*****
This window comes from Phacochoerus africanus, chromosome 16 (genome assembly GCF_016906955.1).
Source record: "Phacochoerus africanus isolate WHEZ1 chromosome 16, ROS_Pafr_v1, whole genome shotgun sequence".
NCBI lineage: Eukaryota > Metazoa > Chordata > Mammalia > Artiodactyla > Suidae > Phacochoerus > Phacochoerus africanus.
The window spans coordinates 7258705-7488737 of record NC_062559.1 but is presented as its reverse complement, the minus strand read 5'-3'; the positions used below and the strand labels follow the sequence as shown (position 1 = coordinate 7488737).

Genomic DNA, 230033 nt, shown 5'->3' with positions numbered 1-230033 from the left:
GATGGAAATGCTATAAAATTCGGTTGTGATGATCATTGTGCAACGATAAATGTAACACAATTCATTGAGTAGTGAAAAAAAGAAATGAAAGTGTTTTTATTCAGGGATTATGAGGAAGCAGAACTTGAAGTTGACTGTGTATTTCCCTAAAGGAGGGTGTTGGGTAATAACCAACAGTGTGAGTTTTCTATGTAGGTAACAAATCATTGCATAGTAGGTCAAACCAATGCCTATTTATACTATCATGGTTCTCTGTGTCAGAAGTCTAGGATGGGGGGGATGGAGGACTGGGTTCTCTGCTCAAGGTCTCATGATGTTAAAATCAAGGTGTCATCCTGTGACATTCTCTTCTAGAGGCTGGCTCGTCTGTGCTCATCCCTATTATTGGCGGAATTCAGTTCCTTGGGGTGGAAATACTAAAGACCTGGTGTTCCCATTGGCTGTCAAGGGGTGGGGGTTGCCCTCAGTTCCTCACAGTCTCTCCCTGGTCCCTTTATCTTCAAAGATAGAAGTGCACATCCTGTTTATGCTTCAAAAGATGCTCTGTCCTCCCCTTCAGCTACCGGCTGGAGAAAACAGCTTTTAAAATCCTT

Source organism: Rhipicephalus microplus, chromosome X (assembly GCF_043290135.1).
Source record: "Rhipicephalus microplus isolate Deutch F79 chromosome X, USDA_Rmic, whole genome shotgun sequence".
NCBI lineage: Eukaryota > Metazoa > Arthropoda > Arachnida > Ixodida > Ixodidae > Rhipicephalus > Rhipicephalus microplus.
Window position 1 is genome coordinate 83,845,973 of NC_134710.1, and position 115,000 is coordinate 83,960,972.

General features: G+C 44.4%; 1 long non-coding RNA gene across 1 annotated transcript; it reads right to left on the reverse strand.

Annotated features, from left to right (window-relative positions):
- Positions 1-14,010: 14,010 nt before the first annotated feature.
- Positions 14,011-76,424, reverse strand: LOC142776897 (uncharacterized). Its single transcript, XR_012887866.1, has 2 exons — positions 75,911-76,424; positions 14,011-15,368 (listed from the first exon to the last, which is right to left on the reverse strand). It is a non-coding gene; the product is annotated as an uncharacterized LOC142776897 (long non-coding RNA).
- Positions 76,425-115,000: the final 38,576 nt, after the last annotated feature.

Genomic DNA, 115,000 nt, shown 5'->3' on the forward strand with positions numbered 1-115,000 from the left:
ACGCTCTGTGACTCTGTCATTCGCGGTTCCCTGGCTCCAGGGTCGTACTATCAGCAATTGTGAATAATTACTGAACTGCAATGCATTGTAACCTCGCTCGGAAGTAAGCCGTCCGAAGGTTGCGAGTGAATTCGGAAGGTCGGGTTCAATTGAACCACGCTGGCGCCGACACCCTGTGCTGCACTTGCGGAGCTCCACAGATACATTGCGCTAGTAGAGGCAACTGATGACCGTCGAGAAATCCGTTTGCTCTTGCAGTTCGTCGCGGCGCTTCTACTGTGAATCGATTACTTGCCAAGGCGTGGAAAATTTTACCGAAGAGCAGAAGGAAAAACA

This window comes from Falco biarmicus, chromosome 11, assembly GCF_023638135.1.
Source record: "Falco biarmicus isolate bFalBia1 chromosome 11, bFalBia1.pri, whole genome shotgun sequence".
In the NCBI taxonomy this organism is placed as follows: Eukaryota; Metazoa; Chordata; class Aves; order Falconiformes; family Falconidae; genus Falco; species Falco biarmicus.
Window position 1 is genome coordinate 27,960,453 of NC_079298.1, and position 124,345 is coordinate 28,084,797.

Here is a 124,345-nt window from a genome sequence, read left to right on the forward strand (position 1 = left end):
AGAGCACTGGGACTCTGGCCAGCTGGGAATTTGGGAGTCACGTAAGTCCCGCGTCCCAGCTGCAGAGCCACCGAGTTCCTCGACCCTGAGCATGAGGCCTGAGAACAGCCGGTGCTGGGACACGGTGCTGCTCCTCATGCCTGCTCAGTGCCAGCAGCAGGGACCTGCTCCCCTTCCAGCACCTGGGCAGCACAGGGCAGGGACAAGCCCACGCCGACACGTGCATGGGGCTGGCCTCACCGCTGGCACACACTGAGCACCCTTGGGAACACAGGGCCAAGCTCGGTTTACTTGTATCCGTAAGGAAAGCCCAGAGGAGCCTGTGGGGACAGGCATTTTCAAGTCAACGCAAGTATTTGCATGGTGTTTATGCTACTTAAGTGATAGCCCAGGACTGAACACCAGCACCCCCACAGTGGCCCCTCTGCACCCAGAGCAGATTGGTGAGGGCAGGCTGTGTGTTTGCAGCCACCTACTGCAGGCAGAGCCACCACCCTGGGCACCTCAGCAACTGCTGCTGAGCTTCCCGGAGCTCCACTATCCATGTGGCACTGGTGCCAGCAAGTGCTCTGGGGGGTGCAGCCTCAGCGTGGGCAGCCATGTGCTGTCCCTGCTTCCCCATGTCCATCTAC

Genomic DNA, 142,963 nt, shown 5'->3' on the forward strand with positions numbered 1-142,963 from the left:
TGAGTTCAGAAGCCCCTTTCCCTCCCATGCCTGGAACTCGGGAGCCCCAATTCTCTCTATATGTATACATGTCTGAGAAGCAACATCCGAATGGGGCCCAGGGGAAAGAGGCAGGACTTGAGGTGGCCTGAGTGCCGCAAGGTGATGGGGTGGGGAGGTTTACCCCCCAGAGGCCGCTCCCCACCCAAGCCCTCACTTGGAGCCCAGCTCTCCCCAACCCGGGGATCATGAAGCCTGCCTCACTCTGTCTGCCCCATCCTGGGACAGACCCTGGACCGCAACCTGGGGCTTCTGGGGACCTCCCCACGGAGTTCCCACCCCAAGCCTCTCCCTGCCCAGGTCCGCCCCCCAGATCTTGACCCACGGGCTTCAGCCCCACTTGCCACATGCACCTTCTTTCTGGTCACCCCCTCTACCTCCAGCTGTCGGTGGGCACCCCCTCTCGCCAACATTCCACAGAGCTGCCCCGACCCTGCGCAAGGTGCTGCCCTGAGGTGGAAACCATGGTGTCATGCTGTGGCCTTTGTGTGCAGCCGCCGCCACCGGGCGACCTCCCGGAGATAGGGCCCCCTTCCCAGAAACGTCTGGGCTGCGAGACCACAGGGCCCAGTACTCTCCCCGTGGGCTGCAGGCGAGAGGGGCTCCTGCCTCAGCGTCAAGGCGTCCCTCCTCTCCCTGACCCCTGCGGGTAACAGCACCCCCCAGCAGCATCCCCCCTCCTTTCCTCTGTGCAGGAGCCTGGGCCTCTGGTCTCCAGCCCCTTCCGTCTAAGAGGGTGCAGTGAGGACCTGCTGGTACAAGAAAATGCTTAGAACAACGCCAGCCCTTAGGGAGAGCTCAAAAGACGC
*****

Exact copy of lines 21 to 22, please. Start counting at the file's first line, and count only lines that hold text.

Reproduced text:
Window position 1 is genome coordinate 27,960,453 of NC_079298.1, and position 124,345 is coordinate 28,084,797.

Here is a 124,345-nt window from a genome sequence, read left to right on the forward strand (position 1 = left end):